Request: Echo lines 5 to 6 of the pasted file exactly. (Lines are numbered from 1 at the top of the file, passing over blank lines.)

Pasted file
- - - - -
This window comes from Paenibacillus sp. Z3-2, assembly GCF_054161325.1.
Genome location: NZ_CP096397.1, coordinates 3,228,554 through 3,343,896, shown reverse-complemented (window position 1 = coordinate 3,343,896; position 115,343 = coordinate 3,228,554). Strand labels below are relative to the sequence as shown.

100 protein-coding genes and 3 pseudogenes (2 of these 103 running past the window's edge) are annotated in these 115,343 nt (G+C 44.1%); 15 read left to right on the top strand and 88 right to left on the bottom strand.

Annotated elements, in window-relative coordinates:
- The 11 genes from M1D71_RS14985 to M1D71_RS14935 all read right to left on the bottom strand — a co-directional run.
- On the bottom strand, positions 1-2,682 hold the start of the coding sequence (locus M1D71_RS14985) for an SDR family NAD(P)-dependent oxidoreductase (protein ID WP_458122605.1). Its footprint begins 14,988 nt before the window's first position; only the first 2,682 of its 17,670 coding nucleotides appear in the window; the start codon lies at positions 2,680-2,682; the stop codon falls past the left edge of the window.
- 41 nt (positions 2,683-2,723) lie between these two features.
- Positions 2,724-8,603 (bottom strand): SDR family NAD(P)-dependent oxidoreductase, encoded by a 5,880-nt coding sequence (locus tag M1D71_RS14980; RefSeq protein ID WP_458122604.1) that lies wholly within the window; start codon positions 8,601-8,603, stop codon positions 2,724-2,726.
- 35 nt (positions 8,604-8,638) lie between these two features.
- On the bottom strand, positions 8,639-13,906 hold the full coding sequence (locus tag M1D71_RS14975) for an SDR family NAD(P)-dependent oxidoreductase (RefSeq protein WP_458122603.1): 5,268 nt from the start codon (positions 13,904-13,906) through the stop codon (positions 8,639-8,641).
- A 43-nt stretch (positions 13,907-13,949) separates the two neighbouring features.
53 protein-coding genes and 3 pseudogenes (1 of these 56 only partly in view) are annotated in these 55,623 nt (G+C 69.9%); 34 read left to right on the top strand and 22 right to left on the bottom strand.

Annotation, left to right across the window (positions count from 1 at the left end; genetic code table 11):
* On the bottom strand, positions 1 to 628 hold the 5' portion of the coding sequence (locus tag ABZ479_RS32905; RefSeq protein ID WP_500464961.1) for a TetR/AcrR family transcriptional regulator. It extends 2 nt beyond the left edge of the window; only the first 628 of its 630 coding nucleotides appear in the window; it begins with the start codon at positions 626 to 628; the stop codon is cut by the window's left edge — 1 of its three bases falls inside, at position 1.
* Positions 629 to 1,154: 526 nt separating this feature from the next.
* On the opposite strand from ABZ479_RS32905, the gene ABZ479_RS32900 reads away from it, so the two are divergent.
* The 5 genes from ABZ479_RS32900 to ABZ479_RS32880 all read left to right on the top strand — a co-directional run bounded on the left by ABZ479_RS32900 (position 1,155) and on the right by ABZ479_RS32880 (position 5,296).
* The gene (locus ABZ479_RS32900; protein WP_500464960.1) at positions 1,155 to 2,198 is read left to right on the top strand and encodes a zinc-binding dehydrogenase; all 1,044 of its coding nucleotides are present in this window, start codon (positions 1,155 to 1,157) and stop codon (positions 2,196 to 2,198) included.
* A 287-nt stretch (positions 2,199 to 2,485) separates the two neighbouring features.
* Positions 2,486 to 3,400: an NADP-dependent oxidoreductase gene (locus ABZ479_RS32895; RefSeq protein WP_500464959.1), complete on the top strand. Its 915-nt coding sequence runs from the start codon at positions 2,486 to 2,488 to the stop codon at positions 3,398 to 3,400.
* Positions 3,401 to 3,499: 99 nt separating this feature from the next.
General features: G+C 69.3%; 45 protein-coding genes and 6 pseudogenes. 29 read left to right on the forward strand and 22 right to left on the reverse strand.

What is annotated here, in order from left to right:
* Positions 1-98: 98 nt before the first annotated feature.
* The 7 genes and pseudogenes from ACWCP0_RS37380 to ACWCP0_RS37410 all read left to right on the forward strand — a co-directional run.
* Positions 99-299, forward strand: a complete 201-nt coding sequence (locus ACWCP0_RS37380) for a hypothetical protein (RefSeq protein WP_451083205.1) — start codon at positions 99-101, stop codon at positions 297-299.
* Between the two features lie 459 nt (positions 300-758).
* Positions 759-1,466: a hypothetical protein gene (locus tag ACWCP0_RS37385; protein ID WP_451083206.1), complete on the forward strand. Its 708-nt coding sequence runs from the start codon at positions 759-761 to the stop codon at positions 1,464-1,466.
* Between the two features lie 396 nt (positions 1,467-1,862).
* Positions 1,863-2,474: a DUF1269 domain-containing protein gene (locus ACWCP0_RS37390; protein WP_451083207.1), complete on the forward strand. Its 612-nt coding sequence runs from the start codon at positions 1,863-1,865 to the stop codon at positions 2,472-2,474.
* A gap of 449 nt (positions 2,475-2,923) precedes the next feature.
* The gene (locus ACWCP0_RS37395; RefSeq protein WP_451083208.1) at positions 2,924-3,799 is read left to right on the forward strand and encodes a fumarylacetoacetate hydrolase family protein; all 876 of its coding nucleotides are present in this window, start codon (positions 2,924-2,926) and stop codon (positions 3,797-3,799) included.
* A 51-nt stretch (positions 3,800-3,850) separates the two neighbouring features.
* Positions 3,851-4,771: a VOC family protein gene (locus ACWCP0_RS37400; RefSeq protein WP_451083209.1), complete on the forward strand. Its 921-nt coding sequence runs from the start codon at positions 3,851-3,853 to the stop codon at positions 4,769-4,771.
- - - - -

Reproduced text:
- The 11 genes from M1D71_RS14985 to M1D71_RS14935 all read right to left on the bottom strand — a co-directional run.
- On the bottom strand, positions 1-2,682 hold the start of the coding sequence (locus M1D71_RS14985) for an SDR family NAD(P)-dependent oxidoreductase (protein ID WP_458122605.1). Its footprint begins 14,988 nt before the window's first position; only the first 2,682 of its 17,670 coding nucleotides appear in the window; the start codon lies at positions 2,680-2,682; the stop codon falls past the left edge of the window.